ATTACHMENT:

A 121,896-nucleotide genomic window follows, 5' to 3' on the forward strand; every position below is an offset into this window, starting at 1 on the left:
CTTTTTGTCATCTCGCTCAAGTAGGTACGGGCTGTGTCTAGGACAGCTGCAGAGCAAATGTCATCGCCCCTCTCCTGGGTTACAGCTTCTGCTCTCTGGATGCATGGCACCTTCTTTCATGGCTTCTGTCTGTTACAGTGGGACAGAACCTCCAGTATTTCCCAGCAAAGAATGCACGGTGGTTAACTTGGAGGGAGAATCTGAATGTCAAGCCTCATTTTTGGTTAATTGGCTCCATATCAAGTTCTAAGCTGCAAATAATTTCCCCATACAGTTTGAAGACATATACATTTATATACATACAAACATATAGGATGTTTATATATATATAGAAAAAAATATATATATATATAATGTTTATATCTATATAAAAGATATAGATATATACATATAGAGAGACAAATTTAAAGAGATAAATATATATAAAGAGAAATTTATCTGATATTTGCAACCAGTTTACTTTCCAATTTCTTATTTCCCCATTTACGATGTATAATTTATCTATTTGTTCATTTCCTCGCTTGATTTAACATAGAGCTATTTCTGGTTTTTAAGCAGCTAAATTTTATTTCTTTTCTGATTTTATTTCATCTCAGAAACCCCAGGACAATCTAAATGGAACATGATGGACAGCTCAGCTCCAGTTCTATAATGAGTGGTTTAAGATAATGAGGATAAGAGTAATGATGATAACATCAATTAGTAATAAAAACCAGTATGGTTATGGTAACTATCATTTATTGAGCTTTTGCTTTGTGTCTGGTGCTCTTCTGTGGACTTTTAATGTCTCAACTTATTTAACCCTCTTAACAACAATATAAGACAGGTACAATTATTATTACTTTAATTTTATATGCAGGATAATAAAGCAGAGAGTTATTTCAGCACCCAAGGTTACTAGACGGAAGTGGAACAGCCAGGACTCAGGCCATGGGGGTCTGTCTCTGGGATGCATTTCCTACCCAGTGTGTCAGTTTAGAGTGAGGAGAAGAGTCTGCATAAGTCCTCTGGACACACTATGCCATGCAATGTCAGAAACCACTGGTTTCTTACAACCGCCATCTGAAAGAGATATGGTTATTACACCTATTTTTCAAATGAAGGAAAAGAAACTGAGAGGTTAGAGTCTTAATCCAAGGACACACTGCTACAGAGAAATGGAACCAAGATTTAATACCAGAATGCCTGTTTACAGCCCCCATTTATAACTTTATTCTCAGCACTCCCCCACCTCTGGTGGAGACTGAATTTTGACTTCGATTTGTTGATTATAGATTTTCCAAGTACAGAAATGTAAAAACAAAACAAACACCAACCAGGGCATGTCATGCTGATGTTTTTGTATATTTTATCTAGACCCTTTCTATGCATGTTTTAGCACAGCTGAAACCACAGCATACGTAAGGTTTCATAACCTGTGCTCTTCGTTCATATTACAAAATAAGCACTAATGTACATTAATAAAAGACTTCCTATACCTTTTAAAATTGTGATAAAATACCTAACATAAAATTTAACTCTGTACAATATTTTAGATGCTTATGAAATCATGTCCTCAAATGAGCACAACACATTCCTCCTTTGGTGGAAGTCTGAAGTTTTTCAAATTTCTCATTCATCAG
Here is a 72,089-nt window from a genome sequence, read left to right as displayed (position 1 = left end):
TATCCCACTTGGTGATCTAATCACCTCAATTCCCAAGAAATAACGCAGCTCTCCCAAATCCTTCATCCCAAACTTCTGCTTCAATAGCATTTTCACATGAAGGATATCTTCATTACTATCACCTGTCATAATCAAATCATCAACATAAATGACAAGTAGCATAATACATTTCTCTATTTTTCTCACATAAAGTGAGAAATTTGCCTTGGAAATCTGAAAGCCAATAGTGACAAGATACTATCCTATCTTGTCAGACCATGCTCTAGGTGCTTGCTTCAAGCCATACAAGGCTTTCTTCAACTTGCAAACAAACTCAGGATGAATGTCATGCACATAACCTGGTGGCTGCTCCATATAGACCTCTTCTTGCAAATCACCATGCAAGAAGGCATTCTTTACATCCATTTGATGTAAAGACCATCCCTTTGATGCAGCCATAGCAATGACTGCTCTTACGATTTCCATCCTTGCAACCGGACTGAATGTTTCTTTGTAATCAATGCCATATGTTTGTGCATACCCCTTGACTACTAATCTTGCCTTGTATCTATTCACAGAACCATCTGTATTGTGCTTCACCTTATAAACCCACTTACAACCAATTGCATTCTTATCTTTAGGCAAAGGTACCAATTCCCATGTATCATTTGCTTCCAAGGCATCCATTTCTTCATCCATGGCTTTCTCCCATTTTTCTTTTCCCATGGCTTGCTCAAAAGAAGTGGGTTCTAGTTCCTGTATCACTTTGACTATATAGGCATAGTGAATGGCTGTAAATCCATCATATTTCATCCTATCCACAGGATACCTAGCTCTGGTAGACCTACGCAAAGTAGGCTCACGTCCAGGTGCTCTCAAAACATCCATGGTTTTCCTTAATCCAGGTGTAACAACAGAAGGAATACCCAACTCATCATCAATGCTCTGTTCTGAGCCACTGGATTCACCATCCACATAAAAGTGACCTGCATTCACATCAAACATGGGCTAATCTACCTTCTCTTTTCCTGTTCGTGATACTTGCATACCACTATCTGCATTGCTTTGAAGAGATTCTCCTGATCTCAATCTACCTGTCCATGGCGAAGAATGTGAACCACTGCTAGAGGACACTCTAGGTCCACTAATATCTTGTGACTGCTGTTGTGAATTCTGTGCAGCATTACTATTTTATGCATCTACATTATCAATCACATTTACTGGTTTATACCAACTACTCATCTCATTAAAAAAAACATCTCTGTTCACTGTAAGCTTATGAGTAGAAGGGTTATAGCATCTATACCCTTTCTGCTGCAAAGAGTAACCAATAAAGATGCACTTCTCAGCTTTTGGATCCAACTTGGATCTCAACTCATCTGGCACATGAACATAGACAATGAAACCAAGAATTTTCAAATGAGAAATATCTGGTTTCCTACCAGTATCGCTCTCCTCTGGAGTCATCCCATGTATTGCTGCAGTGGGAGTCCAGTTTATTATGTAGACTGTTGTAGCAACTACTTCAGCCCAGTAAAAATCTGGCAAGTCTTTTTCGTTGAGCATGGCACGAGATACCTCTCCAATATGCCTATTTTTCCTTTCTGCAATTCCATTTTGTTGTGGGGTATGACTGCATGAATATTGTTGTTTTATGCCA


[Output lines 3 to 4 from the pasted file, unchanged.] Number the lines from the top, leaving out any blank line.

Here is a 72,089-nt window from a genome sequence, read left to right as displayed (position 1 = left end):
TATCCCACTTGGTGATCTAATCACCTCAATTCCCAAGAAATAACGCAGCTCTCCCAAATCCTTCATCCCAAACTTCTGCTTCAATAGCATTTTCACATGAAGGATATCTTCATTACTATCACCTGTCATAATCAAATCATCAACATAAATGACAAGTAGCATAATACATTTCTCTATTTTTCTCACATAAAGTGAGAAATTTGCCTTGGAAATCTGAAAGCCAATAGTGACAAGATACTATCCTATCTTGTCAGACCATGCTCTAGGTGCTTGCTTCAAGCCATACAAGGCTTTCTTCAACTTGCAAACAAACTCAGGATGAATGTCATGCACATAACCTGGTGGCTGCTCCATATAGACCTCTTCTTGCAAATCACCATGCAAGAAGGCATTCTTTACATCCATTTGATGTAAAGACCATCCCTTTGATGCAGCCATAGCAATGACTGCTCTTACGATTTCCATCCTTGCAACCGGACTGAATGTTTCTTTGTAATCAATGCCATATGTTTGTGCATACCCCTTGACTACTAATCTTGCCTTGTATCTATTCACAGAACCATCTGTATTGTGCTTCACCTTATAAACCCACTTACAACCAATTGCATTCTTATCTTTAGGCAAAGGTACCAATTCCCATGTATCATTTGCTTCCAAGGCATCCATTTCTTCATCCATGGCTTTCTCCCATTTTTCTTTTCCCATGGCTTGCTCAAAAGAAGTGGGTTCTAGTTCCTGTATCACTTTGACTATATAGGCATAGTGAATGGCTGTAAATCCATCATATTTCATCCTATCCACAGGATACCTAGCTCTGGTAGACCTACGCAAAGTAGGCTCACGTCCAGGTGCTCTCAAAACATCCATGGTTTTCCTTAATCCAGGTGTAACAACAGAAGGAATACCCAACTCATCATCAATGCTCTGTTCTGAGCCACTGGATTCACCATCCACATAAAAGTGACCTGCATTCACATCAAACATGGGCTAATCTACCTTCTCTTTTCCTGTTCGTGATACTTGCATACCACTATCTGCATTGCTTTGAAGAGATTCTCCTGATCTCAATCTACCTGTCCATGGCGAAGAATGTGAACCACTGCTAGAGGACACTCTAGGTCCACTAATATCTTGTGACTGCTGTTGTGAATTCTGTGCAGCATTACTATTTTATGCATCTACATTATCAATCACATTTACTGGTTTATACCAACTACTCATCTCATTAAAAAAAACATCTCTGTTCACTGTAAGCTTATGAGTAGAAGGGTTATAGCATCTATACCCTTTCTGCTGCAAAGAGTAACCAATAAAGATGCACTTCTCAGCTTTTGGATCCAACTTGGATCTCAACTCATCTGGCACATGAACATAGACAATGAAACCAAGAATTTTCAAATGAGAAATATCTGGTTTCCTACCAGTATCGCTCTCCTCTGGAGTCATCCCATGTATTGCTGCAGTGGGAGTCCAGTTTATTATGTAGACTGTTGTAGCAACTACTTCAGCCCAGTAAAAATCTGGCAAGTCTTTTTCGTTGAGCATGGCACGAGATACCTCTCCAATATGCCTATTTTTCCTTTCTGCAATTCCATTTTGTTGTGGGGTATGACTGCATGAATATTGTTGTTTTATGCCA